Survivor gameplay: Debunking the long-standing ‘physical threats’ myth

Survivor: Heroes vs. Healers vs. Hustlers has gone a long way in disproving a long-standing Survivor myth; physical threats are rarely end-game threats.

Since almost from the beginning, players on Survivor have used a common reason to get rid of certain players, usually before the merge. Many people have been prematurely voted off because they were perceived as a “physical threat.”

In the early days of Survivor, strong physical threats seemed to dominate the individual challenges. In season two, Colby Donaldson had success winning five Immunity Necklaces, and later, players such as Tom Weston, Terry Deitz, Mike Holloway, and Ozzy Lusth all have accomplished the feat of winning five challenges in a single season.

Even as recently as last season, someone who could be safely called a “physical threat” dominated the Individual Immunities. Brad Culpepper joined the elite group mentioned above by winning five challenges. It was just the second time since season 13 this had happened, and let’s face it; the former NFL star had little competition as far as physical threats done the stretch on Game Changers.

Survivor is always changing the game; it’s one of the prime reasons we love the show. One area in which they continue to improve is in the Individual Immunities. Now, they are often constructed to not only reward the big and strong, but also those players who have good balance, stamina, and puzzle-solving skills.

In season 35, five men who could be considered physical threats made the merge: Joe, Cole, JP, Ben, and Devon. Only Cole has won an individual challenge, and only Ben and Devon are still alive in the game.

Over the years, tribes losing in the immunity challenges have often voted off their strongest members, sometimes very early in the game. Of course, voting out strong players is an excellent way to earn another ticket to tribal council the next time out, if things go awry.

While this is sometimes a good strategy once the merge happens, players should still want to get to the merge, and that is tough if their tribes can’t win immunity. Even after the merge, a physical player is not as dangerous as a strategic one.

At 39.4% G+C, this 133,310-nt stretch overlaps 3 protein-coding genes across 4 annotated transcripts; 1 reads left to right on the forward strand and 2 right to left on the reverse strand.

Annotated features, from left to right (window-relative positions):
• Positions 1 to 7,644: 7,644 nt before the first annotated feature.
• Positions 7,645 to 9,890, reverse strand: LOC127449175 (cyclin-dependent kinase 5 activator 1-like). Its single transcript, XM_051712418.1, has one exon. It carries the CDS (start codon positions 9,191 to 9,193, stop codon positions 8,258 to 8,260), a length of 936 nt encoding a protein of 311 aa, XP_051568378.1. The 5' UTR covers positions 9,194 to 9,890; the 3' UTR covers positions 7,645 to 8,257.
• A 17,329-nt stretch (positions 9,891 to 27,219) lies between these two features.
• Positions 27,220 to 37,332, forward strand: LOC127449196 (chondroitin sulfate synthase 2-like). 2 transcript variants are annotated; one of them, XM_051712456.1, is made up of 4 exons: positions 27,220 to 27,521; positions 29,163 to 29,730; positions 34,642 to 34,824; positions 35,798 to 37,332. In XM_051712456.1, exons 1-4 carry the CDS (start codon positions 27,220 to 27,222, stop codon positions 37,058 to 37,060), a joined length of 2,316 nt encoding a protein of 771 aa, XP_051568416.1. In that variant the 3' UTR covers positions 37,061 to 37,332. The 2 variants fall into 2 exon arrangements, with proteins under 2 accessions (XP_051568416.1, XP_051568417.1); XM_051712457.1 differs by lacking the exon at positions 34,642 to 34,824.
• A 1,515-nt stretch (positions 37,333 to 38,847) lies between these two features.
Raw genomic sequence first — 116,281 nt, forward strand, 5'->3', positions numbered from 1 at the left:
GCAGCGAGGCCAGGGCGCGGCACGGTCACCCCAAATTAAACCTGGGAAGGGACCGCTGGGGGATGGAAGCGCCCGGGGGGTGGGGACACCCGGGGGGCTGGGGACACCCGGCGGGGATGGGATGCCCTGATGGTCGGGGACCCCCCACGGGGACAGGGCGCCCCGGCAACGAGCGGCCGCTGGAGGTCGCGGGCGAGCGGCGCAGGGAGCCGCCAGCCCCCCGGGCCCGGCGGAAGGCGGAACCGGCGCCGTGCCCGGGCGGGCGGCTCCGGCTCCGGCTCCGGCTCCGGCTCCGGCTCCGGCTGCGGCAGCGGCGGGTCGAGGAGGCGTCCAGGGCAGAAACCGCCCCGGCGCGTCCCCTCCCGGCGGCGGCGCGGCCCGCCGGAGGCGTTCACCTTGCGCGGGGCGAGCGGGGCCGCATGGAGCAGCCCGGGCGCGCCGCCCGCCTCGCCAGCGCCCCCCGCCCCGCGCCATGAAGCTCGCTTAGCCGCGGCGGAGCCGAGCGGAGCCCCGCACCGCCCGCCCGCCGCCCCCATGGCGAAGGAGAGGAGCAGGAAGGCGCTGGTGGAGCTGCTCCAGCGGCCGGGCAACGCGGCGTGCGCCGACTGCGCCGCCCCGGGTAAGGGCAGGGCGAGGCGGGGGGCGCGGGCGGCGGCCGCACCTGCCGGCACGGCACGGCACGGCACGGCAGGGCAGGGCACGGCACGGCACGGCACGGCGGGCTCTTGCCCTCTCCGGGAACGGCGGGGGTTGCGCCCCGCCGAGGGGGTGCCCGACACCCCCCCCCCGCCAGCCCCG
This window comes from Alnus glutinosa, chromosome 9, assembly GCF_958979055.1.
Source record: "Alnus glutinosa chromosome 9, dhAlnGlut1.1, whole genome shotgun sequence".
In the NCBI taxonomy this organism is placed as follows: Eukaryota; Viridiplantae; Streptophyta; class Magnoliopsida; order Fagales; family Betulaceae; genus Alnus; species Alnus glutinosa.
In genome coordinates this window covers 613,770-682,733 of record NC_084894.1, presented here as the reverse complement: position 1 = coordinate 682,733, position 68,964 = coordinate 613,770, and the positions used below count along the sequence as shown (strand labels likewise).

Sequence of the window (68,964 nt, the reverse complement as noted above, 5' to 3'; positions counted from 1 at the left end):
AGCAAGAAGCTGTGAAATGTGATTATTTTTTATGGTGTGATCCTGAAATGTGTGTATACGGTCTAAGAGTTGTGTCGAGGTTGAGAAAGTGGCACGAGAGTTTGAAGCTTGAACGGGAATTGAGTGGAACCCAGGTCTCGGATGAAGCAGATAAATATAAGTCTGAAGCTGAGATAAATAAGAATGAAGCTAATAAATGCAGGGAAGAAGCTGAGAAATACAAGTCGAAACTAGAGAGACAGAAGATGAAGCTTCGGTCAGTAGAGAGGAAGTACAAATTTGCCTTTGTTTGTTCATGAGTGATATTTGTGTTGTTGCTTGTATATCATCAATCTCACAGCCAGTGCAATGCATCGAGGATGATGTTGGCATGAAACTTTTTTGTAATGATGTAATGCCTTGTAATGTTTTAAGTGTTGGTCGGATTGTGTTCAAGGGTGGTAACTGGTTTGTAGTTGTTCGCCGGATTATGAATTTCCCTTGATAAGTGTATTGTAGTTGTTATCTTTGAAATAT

Since Survivor seems to be trying to even out the playing the playing field in challenges, players should look to eliminate the most strategic and those with the best social games. Yes, both JP and Cole were big and physical, but even if either one of them had won all the challenges, it is doubtful either could have won the game. Neither had a strong social or strategic games.

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Only six players who could be deemed “physical threats” and had won multiple Individual Immunities have been voted Sole Survivor – Ethan Zohn (Africa, three wins), Brian Heidrik (Thailand, three), Tom Weston (Palau, five), J.T. Thomas (Tocantins, three), Jud “Fabio” Birza (Nicaragua, four), and Mike Holloway (Worlds Apart, five).

Getting rid of strategic players with strong social games is so clearly the strategy that should be utilized earlier and more often in Survivor. There have been very few physical players whose strategic games matched their physicality, with the most notable examples being Westman and Boston Rob (though Rob was much more feared for his strategic game than his physical one).

Early in the game, the best overall strategy would be to eliminate the weakest links, especially if they seem strategically sound, and keep your tribe as strong and as intact as possible for as long as possible. The more time spent with the same people, the more likely players are to form strong bonds.

The myth that the physical threats needed to be eliminated quickly should be put aside. Physical strength seldom wins Survivor; strategy does. If you are a good strategic player, the likes of Cole and JP are not threats to you, even if they win every challenge (unless, of course, they are not in your alliance!) Even diehard “students of the game” seem to be missing this fact!

The best strategy might be to strongly align with a big physical threat and protect them as long as you can. Get them to the merge, and if they keep winning, hopefully, they will stay loyal. Keep them in the game and make your case to the jury in the final tribal council.

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